When Justina (http://makingmum.blogspot.fr/) invited moms from the SMB group to reflect and share how motherhood has changed us, I was hesitant to answer the call to contribute a guest post for her blog. I mean, motherhood has changed me in so many ways. There’s the lack of sleep, the ability to swallow food whole, and the power of holding everything in, if you know what I mean – from your own pee to the frustration of being driven up the wall the 95th time. And then there’s the I-became-a-more-efficient-and-competent-person kind of change. At least for me, I have bragging rights of being able to nurse an infant, sing lullabies to my toddlers and use my toes to scroll the iPad to read my e-magazine, all at the same time. Motherhood has helped me discover powers I never knew I had, such as the untapped potential of using my toes and elbows to perform many a circus act every day.
Nevertheless, I eventually decided to take up the challenge to do a little bit more reflecting. Three years as a mom is no mean feat. I know I have indeed changed. Perhaps this opportunity to reflect would help me discover what it means to be a mother and who I’ve become today, and to give me a clearer direction on how to soldier on this challenging journey.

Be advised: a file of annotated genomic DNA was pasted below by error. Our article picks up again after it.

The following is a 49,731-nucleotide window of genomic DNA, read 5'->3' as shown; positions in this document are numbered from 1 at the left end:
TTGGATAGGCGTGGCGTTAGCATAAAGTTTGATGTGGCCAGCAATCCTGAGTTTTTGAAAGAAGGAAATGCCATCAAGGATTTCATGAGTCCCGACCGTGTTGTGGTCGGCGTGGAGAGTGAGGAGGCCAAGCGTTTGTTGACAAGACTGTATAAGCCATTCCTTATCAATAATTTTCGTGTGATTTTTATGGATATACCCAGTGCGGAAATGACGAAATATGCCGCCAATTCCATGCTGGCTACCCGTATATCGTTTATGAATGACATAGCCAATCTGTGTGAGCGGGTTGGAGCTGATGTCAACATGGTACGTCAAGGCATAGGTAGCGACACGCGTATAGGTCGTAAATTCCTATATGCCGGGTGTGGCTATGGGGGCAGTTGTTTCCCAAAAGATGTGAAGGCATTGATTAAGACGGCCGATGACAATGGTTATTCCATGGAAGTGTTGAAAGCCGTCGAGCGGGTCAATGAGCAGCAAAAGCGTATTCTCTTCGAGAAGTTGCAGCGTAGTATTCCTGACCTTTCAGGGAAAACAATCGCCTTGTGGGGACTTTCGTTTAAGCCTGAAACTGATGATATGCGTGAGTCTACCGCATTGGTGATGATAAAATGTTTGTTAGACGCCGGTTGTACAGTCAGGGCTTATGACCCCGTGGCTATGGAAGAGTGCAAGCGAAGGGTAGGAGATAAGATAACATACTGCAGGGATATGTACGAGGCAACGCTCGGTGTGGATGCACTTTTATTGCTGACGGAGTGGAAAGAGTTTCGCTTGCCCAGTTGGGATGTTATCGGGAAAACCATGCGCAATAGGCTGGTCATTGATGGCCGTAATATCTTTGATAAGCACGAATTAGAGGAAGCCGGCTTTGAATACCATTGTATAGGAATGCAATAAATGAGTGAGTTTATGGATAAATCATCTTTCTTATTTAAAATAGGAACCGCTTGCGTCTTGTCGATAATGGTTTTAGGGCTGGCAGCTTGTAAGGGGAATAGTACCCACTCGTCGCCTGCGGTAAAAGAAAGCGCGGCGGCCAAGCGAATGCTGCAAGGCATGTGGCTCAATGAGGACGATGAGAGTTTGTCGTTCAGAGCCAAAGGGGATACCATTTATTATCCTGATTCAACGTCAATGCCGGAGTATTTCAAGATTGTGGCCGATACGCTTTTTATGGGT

And it did. Justina featured me in her blog today. You can read the entry here and join us as we celebrate a month of motherhood. You can also hop around her blog to read other posts by mothers whose lives have been radically changed by just being moms. [Thanks, Jus, for the opportunity].
This post is my most honest piece yet.
Before I became a mother, I was a prissy, stuck-up, pain in the ass. I had an attitude. I thought the world of myself and very little of others. I was driven, demanding, and a no-nonsense kind of person.
I did some things I was proud of: I wake-boarded; I scuba-dived. As an undergraduate, I worked at a prestigious lifestyle mag and interned at a dive magazine. My boss sent me to Australia to market his magazine at a dive symposium. I shook hands with cool people from the diving circle. When I got married, I went backpacking with the husband. We travelled to Italy, Vienna, Czech Republic and Hungary. We explored quaint towns, and stayed with the locals and at youth hostels. We made friends from all over the world over beer, coffee and goulash.
I’d like to think I was pretty accomplished before I had kids.
Today, I no longer dive, wakeboard or backpack. I bake. And cook. I change poopy diapers, clean mucous and sing lullabies. Along the motherhood journey, I’ve lost my cool, blown my top, terrified the galls out of them, complained, murmured, and done all of the above on a repeated basis. I’ve failed too many tests of endurance and the willingness to sacrifice. Along the way, I have also crushed them with some of the most horrid things I’ve ever said, and treated them way too impatiently, emotionally and unfairly. In short, of the three years of being mom, I’ve made quite a mess of the whole process.
But I’ve also watched, as the days go by, how my heart is slowly transformed by just being my children’s mother in the everyday. I’d like to think that having gone through three pregnancies, three deliveries and now, mothering three very different, but unique individuals, motherhood has changed me for the better. In the good and the bad of everyday parenting, my children have molded my heart and invited me to experience God in ways deeper than I’ve ever imagined.